#5 Attributes and Components in Gutenberg | RichText

In the previous blog, we learned about how edit and save functions work. They describe the structure of the block’s appearance. However, they only returned simple paragraphs. In this blog, we will learn about how the block’s structure can be changed when the user changes a block.

State of a block:

To achieve dynamic change in the block’s structure when the user changes a block, state of a block is maintained through the editing session as a plain JavaScript object.

Every time block is updated the edit function is called.


To extract the JavaScript object again from the saved content of a post and reuse it we use block type’s attribute property.They provide a mechanism to map from the saved markup to a JavaScript representation of a block.

Attribute Sources:

Attribute Sources help you extract block attribute values from saved post content. They help you map from the saved markup to a JavaScript representation of a block. If no attribute source is specified, the attribute will be saved to (and read from) the block’s comment delimiter.

hpq: Attribute sources are a superset of functionality provided by hpq, a small library used to parse and query HTML markup into an object shape.

There are different types of attributes sources you can use. For example children, attribute, text, html, query, meta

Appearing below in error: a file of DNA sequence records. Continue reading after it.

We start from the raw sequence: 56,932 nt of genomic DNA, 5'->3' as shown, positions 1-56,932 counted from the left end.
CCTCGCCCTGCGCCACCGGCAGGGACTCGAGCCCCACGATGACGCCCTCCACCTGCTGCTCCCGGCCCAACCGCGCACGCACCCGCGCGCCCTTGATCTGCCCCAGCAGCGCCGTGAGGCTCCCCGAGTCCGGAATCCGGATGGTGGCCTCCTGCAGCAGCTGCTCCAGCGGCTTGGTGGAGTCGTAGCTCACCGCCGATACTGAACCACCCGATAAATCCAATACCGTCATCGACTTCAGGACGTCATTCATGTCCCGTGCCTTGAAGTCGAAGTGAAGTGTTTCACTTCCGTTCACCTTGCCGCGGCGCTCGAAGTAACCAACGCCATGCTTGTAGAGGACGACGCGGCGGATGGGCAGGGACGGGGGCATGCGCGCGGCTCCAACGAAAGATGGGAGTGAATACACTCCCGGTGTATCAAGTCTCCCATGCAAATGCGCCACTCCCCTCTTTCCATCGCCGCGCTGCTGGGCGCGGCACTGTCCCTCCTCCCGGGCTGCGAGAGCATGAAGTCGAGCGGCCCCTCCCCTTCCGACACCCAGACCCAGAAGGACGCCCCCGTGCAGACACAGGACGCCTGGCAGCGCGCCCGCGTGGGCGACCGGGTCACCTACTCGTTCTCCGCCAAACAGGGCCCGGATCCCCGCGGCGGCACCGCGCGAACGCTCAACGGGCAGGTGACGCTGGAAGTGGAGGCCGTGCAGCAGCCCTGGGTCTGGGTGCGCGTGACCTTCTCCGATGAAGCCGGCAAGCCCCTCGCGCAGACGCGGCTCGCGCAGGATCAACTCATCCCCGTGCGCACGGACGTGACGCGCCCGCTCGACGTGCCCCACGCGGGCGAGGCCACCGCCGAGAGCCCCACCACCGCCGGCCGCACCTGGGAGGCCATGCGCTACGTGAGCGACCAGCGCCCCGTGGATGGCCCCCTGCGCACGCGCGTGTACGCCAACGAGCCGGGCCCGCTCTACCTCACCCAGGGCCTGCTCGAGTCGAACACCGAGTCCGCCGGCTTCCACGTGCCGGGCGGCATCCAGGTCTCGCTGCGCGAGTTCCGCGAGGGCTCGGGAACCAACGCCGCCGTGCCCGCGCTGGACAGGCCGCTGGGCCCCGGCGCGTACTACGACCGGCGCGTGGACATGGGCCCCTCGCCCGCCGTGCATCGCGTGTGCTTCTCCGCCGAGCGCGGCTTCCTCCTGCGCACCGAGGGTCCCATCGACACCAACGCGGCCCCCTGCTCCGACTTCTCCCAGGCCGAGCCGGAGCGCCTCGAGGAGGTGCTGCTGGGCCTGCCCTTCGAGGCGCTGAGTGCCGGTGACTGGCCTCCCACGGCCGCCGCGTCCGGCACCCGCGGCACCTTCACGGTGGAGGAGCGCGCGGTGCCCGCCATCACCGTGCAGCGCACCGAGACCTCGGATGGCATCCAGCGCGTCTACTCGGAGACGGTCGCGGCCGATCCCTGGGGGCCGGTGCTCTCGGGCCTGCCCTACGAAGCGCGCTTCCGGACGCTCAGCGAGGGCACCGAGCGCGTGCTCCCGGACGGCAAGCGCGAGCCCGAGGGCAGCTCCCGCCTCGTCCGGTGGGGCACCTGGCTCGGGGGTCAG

Example of an attributes source: 'meta'

registerBlockType( 'myguten-block/test-block', {

attributes: {
content: {
type: 'array',
source: 'children',
selector: 'p'

When you define these attributes into registerBlockType(), it is passed to the edit() and save()

source: ‘children’ means it will look for the text inside of selector <p>
The way you use it into your edit function:

edit( props ) {let { attributes , setAttributes, className } = props;
function onChange( event ) {
setAttributes( { author: event.target.value } );

return <p onChange={ onChange }/>{ attributes.content }</p>;

Once it’s saved into the database, it can be extracted using props.attributes

save: ( props ) => {
console.log( 'save-props', props );
return (
<p>{ props.attributes.content } </p>

Comment Delimiter

By storing data in HTML comments we would know that we wouldn’t break the rest of the HTML in the document, that browsers should ignore it, and that we could simplify our approach to parsing the document.

Let’s create an attribute,

registerBlockType( 'myguten-block/test-block', {
title: 'Basic Example',
icon: 'smiley',
category: 'layout',attributes: {
contentStyle: {
type: 'object',
default: {
color: 'black',
textAlign: 'left'

When we don’t specify a source in the attribute contentStyle, the data gets saved in the comment delimiter. And it can be extracted in the save function using props.attributes.contentStyle .

Benefits of using Comment Delimiter

  • Whereas HTML attributes are complicated to parse properly, comments are quite easily described by a leading <!-- followed by anything except -- until the first -->. This simplicity and permissiveness means that the parser can be implemented in several ways without needing to understand HTML properly.